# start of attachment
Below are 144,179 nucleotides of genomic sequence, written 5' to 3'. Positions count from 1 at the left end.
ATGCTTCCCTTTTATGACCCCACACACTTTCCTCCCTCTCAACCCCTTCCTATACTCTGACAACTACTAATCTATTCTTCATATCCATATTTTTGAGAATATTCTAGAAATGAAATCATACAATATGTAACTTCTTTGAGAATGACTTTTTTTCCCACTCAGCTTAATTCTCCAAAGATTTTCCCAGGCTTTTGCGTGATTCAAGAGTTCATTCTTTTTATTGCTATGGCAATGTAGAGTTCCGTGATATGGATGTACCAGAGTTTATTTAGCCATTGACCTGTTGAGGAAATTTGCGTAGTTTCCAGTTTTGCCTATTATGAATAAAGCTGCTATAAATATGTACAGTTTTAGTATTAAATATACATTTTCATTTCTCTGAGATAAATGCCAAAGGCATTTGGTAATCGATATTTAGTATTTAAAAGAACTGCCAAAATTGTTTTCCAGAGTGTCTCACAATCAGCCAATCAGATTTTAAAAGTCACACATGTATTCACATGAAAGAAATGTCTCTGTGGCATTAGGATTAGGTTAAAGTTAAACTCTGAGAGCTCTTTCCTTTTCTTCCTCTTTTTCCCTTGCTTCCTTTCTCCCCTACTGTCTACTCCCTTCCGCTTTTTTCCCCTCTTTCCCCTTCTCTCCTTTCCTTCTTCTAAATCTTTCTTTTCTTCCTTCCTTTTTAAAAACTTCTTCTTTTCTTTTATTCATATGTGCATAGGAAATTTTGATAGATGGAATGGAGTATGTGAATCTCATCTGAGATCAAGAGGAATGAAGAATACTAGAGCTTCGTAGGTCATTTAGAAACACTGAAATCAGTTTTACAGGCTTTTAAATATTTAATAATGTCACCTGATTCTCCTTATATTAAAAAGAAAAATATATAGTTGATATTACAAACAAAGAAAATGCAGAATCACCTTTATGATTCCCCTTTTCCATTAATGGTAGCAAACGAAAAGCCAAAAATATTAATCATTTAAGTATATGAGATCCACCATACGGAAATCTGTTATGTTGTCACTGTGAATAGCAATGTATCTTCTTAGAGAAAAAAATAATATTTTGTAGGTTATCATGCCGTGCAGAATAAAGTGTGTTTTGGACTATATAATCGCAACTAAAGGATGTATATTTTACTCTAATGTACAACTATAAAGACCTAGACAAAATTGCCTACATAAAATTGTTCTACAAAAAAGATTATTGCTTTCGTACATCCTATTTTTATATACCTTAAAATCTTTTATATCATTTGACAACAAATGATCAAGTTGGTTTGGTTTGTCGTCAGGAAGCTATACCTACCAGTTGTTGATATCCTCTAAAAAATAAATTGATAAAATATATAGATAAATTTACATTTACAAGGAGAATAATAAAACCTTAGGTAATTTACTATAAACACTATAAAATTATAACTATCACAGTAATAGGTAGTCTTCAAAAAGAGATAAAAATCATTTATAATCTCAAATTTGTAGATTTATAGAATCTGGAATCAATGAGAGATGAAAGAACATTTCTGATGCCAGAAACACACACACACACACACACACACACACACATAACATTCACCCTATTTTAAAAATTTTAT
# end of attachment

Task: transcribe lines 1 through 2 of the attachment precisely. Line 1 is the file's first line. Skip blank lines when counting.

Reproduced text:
Below are 144,179 nucleotides of genomic sequence, written 5' to 3'. Positions count from 1 at the left end.
ATGCTTCCCTTTTATGACCCCACACACTTTCCTCCCTCTCAACCCCTTCCTATACTCTGACAACTACTAATCTATTCTTCATATCCATATTTTTGAGAATATTCTAGAAATGAAATCATACAATATGTAACTTCTTTGAGAATGACTTTTTTTCCCACTCAGCTTAATTCTCCAAAGATTTTCCCAGGCTTTTGCGTGATTCAAGAGTTCATTCTTTTTATTGCTATGGCAATGTAGAGTTCCGTGATATGGATGTACCAGAGTTTATTTAGCCATTGACCTGTTGAGGAAATTTGCGTAGTTTCCAGTTTTGCCTATTATGAATAAAGCTGCTATAAATATGTACAGTTTTAGTATTAAATATACATTTTCATTTCTCTGAGATAAATGCCAAAGGCATTTGGTAATCGATATTTAGTATTTAAAAGAACTGCCAAAATTGTTTTCCAGAGTGTCTCACAATCAGCCAATCAGATTTTAAAAGTCACACATGTATTCACATGAAAGAAATGTCTCTGTGGCATTAGGATTAGGTTAAAGTTAAACTCTGAGAGCTCTTTCCTTTTCTTCCTCTTTTTCCCTTGCTTCCTTTCTCCCCTACTGTCTACTCCCTTCCGCTTTTTTCCCCTCTTTCCCCTTCTCTCCTTTCCTTCTTCTAAATCTTTCTTTTCTTCCTTCCTTTTTAAAAACTTCTTCTTTTCTTTTATTCATATGTGCATAGGAAATTTTGATAGATGGAATGGAGTATGTGAATCTCATCTGAGATCAAGAGGAATGAAGAATACTAGAGCTTCGTAGGTCATTTAGAAACACTGAAATCAGTTTTACAGGCTTTTAAATATTTAATAATGTCACCTGATTCTCCTTATATTAAAAAGAAAAATATATAGTTGATATTACAAACAAAGAAAATGCAGAATCACCTTTATGATTCCCCTTTTCCATTAATGGTAGCAAACGAAAAGCCAAAAATATTAATCATTTAAGTATATGAGATCCACCATACGGAAATCTGTTATGTTGTCACTGTGAATAGCAATGTATCTTCTTAGAGAAAAAAATAATATTTTGTAGGTTATCATGCCGTGCAGAATAAAGTGTGTTTTGGACTATATAATCGCAACTAAAGGATGTATATTTTACTCTAATGTACAACTATAAAGACCTAGACAAAATTGCCTACATAAAATTGTTCTACAAAAAAGATTATTGCTTTCGTACATCCTATTTTTATATACCTTAAAATCTTTTATATCATTTGACAACAAATGATCAAGTTGGTTTGGTTTGTCGTCAGGAAGCTATACCTACCAGTTGTTGATATCCTCTAAAAAATAAATTGATAAAATATATAGATAAATTTACATTTACAAGGAGAATAATAAAACCTTAGGTAATTTACTATAAACACTATAAAATTATAACTATCACAGTAATAGGTAGTCTTCAAAAAGAGATAAAAATCATTTATAATCTCAAATTTGTAGATTTATAGAATCTGGAATCAATGAGAGATGAAAGAACATTTCTGATGCCAGAAACACACACACACACACACACACACACACACATAACATTCACCCTATTTTAAAAATTTTAT